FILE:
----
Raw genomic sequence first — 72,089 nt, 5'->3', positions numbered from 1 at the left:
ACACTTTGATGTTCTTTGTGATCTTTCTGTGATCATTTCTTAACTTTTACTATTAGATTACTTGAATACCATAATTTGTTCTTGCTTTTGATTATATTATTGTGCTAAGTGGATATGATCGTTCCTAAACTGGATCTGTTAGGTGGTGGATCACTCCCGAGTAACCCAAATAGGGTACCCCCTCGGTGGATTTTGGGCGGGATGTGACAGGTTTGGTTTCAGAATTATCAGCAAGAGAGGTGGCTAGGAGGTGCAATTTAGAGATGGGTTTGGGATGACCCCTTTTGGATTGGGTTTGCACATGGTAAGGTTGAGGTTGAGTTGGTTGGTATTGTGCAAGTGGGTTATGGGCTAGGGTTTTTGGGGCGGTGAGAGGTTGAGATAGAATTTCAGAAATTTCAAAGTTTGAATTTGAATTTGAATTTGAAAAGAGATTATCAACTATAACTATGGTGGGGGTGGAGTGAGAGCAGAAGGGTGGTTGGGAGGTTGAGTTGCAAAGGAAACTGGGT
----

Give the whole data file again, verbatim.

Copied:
Raw genomic sequence first — 72,089 nt, 5'->3', positions numbered from 1 at the left:
ACACTTTGATGTTCTTTGTGATCTTTCTGTGATCATTTCTTAACTTTTACTATTAGATTACTTGAATACCATAATTTGTTCTTGCTTTTGATTATATTATTGTGCTAAGTGGATATGATCGTTCCTAAACTGGATCTGTTAGGTGGTGGATCACTCCCGAGTAACCCAAATAGGGTACCCCCTCGGTGGATTTTGGGCGGGATGTGACAGGTTTGGTTTCAGAATTATCAGCAAGAGAGGTGGCTAGGAGGTGCAATTTAGAGATGGGTTTGGGATGACCCCTTTTGGATTGGGTTTGCACATGGTAAGGTTGAGGTTGAGTTGGTTGGTATTGTGCAAGTGGGTTATGGGCTAGGGTTTTTGGGGCGGTGAGAGGTTGAGATAGAATTTCAGAAATTTCAAAGTTTGAATTTGAATTTGAATTTGAAAAGAGATTATCAACTATAACTATGGTGGGGGTGGAGTGAGAGCAGAAGGGTGGTTGGGAGGTTGAGTTGCAAAGGAAACTGGGT